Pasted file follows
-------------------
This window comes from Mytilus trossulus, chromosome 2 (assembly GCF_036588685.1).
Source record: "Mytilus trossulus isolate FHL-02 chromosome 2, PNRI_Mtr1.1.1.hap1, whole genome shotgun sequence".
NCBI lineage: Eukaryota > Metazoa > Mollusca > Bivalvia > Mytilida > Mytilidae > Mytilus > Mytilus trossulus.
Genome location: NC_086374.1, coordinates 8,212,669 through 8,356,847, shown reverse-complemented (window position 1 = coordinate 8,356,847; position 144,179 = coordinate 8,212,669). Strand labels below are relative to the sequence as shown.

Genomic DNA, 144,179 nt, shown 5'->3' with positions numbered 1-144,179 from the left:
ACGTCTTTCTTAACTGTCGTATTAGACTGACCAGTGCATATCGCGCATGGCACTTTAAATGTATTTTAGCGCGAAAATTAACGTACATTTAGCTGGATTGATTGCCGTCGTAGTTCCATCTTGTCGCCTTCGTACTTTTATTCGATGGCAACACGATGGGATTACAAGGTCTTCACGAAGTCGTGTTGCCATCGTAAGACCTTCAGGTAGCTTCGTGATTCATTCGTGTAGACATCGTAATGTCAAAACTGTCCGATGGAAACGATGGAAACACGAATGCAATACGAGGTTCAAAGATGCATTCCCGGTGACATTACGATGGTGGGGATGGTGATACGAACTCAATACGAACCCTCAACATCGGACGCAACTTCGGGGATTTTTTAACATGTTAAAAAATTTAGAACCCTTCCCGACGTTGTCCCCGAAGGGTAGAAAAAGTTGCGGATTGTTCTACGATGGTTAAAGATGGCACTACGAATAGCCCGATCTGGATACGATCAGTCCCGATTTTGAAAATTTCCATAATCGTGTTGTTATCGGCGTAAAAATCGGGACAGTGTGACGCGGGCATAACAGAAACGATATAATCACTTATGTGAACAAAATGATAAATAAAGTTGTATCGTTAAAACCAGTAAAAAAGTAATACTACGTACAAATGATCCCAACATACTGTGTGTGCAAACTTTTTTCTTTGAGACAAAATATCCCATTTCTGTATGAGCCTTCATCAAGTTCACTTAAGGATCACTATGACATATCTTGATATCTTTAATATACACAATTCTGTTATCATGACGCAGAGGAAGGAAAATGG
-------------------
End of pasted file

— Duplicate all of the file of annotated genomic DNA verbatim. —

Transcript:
This window comes from Mytilus trossulus, chromosome 2 (assembly GCF_036588685.1).
Source record: "Mytilus trossulus isolate FHL-02 chromosome 2, PNRI_Mtr1.1.1.hap1, whole genome shotgun sequence".
NCBI lineage: Eukaryota > Metazoa > Mollusca > Bivalvia > Mytilida > Mytilidae > Mytilus > Mytilus trossulus.
Genome location: NC_086374.1, coordinates 8,212,669 through 8,356,847, shown reverse-complemented (window position 1 = coordinate 8,356,847; position 144,179 = coordinate 8,212,669). Strand labels below are relative to the sequence as shown.

Genomic DNA, 144,179 nt, shown 5'->3' with positions numbered 1-144,179 from the left:
ACGTCTTTCTTAACTGTCGTATTAGACTGACCAGTGCATATCGCGCATGGCACTTTAAATGTATTTTAGCGCGAAAATTAACGTACATTTAGCTGGATTGATTGCCGTCGTAGTTCCATCTTGTCGCCTTCGTACTTTTATTCGATGGCAACACGATGGGATTACAAGGTCTTCACGAAGTCGTGTTGCCATCGTAAGACCTTCAGGTAGCTTCGTGATTCATTCGTGTAGACATCGTAATGTCAAAACTGTCCGATGGAAACGATGGAAACACGAATGCAATACGAGGTTCAAAGATGCATTCCCGGTGACATTACGATGGTGGGGATGGTGATACGAACTCAATACGAACCCTCAACATCGGACGCAACTTCGGGGATTTTTTAACATGTTAAAAAATTTAGAACCCTTCCCGACGTTGTCCCCGAAGGGTAGAAAAAGTTGCGGATTGTTCTACGATGGTTAAAGATGGCACTACGAATAGCCCGATCTGGATACGATCAGTCCCGATTTTGAAAATTTCCATAATCGTGTTGTTATCGGCGTAAAAATCGGGACAGTGTGACGCGGGCATAACAGAAACGATATAATCACTTATGTGAACAAAATGATAAATAAAGTTGTATCGTTAAAACCAGTAAAAAAGTAATACTACGTACAAATGATCCCAACATACTGTGTGTGCAAACTTTTTTCTTTGAGACAAAATATCCCATTTCTGTATGAGCCTTCATCAAGTTCACTTAAGGATCACTATGACATATCTTGATATCTTTAATATACACAATTCTGTTATCATGACGCAGAGGAAGGAAAATGG